I was also grateful to have an opportunity to meet Mrs Machel and tell her about the research that I am doing on her for the American Academy of Religion. She was very kind! I even managed to get a photograph with her when I attended the panel discussion on bridging the gap between male and female economic inequality.

She is doing such amazing work to bring gender equality in society. It is a sad fact that women are most often the primary carers in the home and in society, they earn less than their male counterparts and get less access to the formal economy. On the whole women work harder and get less than men! While many countries and companies work for 'political' equality (representation in policy and decision-making positions). However this is not matched in wages, division of labour and human rights. The issue that should drive this agenda is justice and equality, not tokenism. The ethics of care is a reminder that care is not linked to only one gender. Women often get trapped in unpaid care that locks them to the home. Men work and so get economic independence, status and even the stimulus and recognition for their efforts. So simply put, let's distribute care and the division of labour in the home more equitably, and let's educate, lobby, and work for equal rights, opportunities and economic opportunities for both women and men.

One of the most interesting parts of the day was in the earlier panel discussion on Africa (the plenary session) when Anton du Plessis (from the Institute for Security Studies asked a question about security, good governance and corruption - I managed to record the response of Mr Zuma, it is in Apple voice recorder format (.m4a) and about 2MP.

You can download it from here.

He was clearly in the hot seat! His response was vague and tried to avoid the local context and his own challenges in South Africa. As I listened to conversations after that session it was clear that person's from all over the world were aware of this embarrassement!

In the broader discourse of the day, a great deal of the discussion on the morning has been about the development of Africa's youthful population. A few interesting statistics are that by 2040, 50% of the world's Youth will be African, and that there is a need to create 80 million jobs a year for African school leavers (for all of us to be employed). There was an emphasis on the fact that we need to train young Africans to be much more entrepreneurial, and also that education in Africa, while being widespread (about 90% of Africans get access to some form or level of education), is often not preparing young people for work or work creation.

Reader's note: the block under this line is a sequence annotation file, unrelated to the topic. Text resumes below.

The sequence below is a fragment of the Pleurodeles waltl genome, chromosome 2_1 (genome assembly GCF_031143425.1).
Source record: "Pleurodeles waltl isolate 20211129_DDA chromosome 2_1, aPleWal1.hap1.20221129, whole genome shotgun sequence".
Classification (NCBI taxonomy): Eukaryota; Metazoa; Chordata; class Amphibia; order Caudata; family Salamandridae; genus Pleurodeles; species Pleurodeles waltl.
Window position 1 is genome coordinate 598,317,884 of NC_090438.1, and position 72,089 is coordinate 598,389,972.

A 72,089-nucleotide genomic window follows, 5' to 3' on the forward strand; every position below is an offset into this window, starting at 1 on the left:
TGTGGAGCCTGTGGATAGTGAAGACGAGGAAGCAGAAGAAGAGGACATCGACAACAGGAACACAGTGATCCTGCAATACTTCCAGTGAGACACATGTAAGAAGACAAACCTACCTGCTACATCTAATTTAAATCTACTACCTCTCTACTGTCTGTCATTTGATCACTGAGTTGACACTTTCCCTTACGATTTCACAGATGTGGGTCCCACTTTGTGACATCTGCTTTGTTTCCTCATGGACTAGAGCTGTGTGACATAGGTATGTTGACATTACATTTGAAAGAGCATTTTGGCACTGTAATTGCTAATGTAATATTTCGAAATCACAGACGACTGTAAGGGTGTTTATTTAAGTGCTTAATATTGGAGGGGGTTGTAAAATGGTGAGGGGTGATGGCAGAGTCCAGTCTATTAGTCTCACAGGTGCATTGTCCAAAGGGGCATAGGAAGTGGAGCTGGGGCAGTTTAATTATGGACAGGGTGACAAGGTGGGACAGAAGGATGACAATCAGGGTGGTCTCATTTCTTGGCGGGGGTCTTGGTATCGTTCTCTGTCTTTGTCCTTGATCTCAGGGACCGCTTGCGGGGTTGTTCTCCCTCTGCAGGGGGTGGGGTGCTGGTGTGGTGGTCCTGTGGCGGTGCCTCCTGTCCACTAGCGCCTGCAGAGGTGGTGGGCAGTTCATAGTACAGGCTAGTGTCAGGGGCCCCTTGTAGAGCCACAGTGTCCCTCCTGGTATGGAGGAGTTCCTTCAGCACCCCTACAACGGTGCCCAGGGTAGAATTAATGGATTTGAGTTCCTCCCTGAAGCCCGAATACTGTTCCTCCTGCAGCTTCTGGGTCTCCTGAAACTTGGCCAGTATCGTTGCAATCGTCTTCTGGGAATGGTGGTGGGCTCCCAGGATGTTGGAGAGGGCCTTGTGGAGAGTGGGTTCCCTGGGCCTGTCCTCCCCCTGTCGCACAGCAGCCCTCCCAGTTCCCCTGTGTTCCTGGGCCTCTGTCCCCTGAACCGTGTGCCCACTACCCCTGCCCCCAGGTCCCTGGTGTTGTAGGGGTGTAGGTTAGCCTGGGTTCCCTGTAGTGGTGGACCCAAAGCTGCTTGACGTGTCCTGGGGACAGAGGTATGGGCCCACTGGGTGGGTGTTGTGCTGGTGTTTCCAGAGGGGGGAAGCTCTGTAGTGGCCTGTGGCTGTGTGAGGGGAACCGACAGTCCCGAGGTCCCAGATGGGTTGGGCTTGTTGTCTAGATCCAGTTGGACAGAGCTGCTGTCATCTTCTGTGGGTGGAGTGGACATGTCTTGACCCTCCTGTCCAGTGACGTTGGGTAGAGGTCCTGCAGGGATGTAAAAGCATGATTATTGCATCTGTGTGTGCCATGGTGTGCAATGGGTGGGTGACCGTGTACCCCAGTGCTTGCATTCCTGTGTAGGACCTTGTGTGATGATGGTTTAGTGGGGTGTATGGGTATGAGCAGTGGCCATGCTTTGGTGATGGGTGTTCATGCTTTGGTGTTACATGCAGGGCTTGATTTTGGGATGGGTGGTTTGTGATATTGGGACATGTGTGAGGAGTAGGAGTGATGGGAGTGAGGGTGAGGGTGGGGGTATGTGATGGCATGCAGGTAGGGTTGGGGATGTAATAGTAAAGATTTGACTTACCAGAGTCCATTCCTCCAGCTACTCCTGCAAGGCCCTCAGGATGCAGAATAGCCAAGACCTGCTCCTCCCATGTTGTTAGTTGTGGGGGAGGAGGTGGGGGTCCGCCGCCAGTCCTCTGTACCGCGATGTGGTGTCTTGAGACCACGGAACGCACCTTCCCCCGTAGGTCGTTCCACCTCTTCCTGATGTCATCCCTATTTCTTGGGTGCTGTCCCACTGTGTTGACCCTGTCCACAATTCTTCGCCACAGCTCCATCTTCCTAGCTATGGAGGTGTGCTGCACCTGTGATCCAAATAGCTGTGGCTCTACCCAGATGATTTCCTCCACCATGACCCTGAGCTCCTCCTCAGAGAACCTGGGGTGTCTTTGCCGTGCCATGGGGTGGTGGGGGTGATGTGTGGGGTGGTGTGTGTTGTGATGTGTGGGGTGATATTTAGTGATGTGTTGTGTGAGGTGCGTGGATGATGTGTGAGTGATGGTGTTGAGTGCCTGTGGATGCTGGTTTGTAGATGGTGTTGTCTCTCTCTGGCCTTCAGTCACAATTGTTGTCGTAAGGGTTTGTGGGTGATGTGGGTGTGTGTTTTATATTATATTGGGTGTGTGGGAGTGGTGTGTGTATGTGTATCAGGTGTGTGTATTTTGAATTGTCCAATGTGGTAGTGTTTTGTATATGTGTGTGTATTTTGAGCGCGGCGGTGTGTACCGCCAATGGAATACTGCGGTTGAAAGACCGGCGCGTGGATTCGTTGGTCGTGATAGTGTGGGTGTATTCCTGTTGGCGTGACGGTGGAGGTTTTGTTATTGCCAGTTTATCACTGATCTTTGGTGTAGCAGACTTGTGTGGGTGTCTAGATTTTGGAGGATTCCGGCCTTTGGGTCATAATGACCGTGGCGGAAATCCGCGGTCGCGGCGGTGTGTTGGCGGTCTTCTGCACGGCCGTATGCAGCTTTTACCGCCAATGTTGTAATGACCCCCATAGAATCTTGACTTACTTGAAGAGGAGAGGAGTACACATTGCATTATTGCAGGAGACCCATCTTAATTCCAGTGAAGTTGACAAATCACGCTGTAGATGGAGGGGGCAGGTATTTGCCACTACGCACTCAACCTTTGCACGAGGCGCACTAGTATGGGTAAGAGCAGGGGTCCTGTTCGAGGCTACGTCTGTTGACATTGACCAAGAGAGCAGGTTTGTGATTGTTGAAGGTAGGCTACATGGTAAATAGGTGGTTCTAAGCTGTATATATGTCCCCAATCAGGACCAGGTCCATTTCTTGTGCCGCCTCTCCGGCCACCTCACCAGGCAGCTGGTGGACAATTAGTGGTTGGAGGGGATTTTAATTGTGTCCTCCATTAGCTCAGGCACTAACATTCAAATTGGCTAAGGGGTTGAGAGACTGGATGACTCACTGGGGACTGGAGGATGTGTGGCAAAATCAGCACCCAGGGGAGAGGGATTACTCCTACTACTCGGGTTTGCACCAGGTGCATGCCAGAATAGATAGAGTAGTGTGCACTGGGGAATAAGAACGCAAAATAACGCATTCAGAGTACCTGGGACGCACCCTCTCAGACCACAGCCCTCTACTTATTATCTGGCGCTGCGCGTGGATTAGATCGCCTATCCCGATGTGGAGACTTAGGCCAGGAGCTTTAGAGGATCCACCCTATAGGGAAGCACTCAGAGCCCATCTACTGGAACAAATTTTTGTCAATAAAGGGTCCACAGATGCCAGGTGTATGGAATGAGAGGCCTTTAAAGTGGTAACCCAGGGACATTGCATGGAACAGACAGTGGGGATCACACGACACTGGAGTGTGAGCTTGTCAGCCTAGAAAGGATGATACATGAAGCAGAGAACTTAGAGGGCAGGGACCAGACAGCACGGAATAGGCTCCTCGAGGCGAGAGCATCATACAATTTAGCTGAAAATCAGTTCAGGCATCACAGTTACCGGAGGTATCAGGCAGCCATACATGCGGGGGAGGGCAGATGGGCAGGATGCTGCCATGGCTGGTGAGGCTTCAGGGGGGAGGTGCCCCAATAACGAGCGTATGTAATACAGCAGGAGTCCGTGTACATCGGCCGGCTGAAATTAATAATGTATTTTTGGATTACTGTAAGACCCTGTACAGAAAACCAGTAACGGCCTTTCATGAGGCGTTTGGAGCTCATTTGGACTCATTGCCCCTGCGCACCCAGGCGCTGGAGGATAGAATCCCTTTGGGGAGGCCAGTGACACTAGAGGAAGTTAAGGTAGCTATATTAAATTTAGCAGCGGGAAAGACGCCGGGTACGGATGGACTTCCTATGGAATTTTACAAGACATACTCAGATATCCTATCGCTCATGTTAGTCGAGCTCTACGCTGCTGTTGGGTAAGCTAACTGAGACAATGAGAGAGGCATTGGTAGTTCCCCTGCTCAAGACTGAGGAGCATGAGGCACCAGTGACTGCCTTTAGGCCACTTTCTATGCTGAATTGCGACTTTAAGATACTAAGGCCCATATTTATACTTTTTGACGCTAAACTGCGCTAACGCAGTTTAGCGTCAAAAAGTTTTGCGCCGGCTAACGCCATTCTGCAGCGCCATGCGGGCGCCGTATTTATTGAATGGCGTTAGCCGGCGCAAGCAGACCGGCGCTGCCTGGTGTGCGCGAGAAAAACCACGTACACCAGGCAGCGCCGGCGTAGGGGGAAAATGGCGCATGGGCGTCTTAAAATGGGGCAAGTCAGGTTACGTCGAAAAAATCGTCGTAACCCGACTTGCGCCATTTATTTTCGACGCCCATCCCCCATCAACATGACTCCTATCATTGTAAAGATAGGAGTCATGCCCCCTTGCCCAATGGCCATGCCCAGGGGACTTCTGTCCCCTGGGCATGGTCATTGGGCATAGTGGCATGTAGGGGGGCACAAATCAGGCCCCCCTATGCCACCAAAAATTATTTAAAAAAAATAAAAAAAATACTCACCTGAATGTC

I also attended a session on water security - it was shocking to be reminded that the World Economic Forum lists water security as the single largest challenge we face in the world today! Statistically the WEF shows that demand will be 40% higher than what the earth is able to supply by 2050! We are heading for a serious water crisis. What is needed is for us to change the way in which we use water, demand and supply are a huge problem. Wastage is another problem - it was reported that just 8 municipalities in South Africa account for 90% of wasted water, costing us 7 Billion Rand per annum! That is shocking! Lastly, we need technology and partnerships to manage water use policy and water supply and delivery.

As a Christian I am thinking how can we use this precious resource more justly? The reality is that people like myself can afford clean and reliable water, but the poor cannot! They suffer most when water is scarce. I will be attending a few more sessions during the day and will upload more reflections and thoughts as the day progresses.

Thursday
Jun042015

World Economic Forum - day 2

 

Please follow this link for an updated post with reflection on further sessions on gender equality, water security and the development challenges.

Today is the 2nd day of the World Economic Forum regional meeting in Cape Town, South Africa. I only got into the CTICC just after 9am because I had to do a short radio interview at 8.15. Thankfully the rain has let up! So driving in was a little better on my motorcycle. As an aside, it must be one of the best ways to travel! I managed to park just across the road from the CTICC, whereas the drivers of cars first had to have their cars screened and cleared by a security team before they could enter the parking lot. In large measure this has to do with the number of foreign dignitaries, who are attending the forum, as well as the fact that Mr Jacob Zuma, the President of South Africa, spoke this morning. I attended the Panel discussion at which Mr Zuma spoke. Just a few minutes before that session he and the security entourage passed right past me. I was asked to stand still for a few moments as they passed. Then, as I was about to enter the venue of the presentation I saw my friend Archbishop Thabo Makgoba waiting to enter the venue. We talked for a while and then sat together in the hall. It was wonderful to see him being greeted by so many of the important and significant dignitaries, especially Mrs Graca Machel.